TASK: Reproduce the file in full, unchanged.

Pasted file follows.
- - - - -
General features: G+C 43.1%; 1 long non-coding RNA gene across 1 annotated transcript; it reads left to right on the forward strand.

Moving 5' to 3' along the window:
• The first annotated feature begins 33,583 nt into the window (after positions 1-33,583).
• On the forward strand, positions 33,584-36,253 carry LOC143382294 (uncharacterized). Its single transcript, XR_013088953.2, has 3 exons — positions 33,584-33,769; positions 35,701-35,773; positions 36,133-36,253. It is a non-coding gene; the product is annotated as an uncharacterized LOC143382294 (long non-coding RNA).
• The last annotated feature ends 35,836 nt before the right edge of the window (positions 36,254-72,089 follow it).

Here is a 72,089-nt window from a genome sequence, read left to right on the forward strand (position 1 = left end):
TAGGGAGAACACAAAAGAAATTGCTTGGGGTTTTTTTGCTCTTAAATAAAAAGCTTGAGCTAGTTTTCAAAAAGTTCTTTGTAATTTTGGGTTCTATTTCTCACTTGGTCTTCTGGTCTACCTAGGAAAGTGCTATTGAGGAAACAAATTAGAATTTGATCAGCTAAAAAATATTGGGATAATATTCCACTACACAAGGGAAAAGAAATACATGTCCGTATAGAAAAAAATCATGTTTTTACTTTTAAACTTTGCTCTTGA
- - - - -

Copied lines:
General features: G+C 43.1%; 1 long non-coding RNA gene across 1 annotated transcript; it reads left to right on the forward strand.

Moving 5' to 3' along the window:
• The first annotated feature begins 33,583 nt into the window (after positions 1-33,583).
• On the forward strand, positions 33,584-36,253 carry LOC143382294 (uncharacterized). Its single transcript, XR_013088953.2, has 3 exons — positions 33,584-33,769; positions 35,701-35,773; positions 36,133-36,253. It is a non-coding gene; the product is annotated as an uncharacterized LOC143382294 (long non-coding RNA).
• The last annotated feature ends 35,836 nt before the right edge of the window (positions 36,254-72,089 follow it).

Here is a 72,089-nt window from a genome sequence, read left to right on the forward strand (position 1 = left end):
TAGGGAGAACACAAAAGAAATTGCTTGGGGTTTTTTTGCTCTTAAATAAAAAGCTTGAGCTAGTTTTCAAAAAGTTCTTTGTAATTTTGGGTTCTATTTCTCACTTGGTCTTCTGGTCTACCTAGGAAAGTGCTATTGAGGAAACAAATTAGAATTTGATCAGCTAAAAAATATTGGGATAATATTCCACTACACAAGGGAAAAGAAATACATGTCCGTATAGAAAAAAATCATGTTTTTACTTTTAAACTTTGCTCTTGA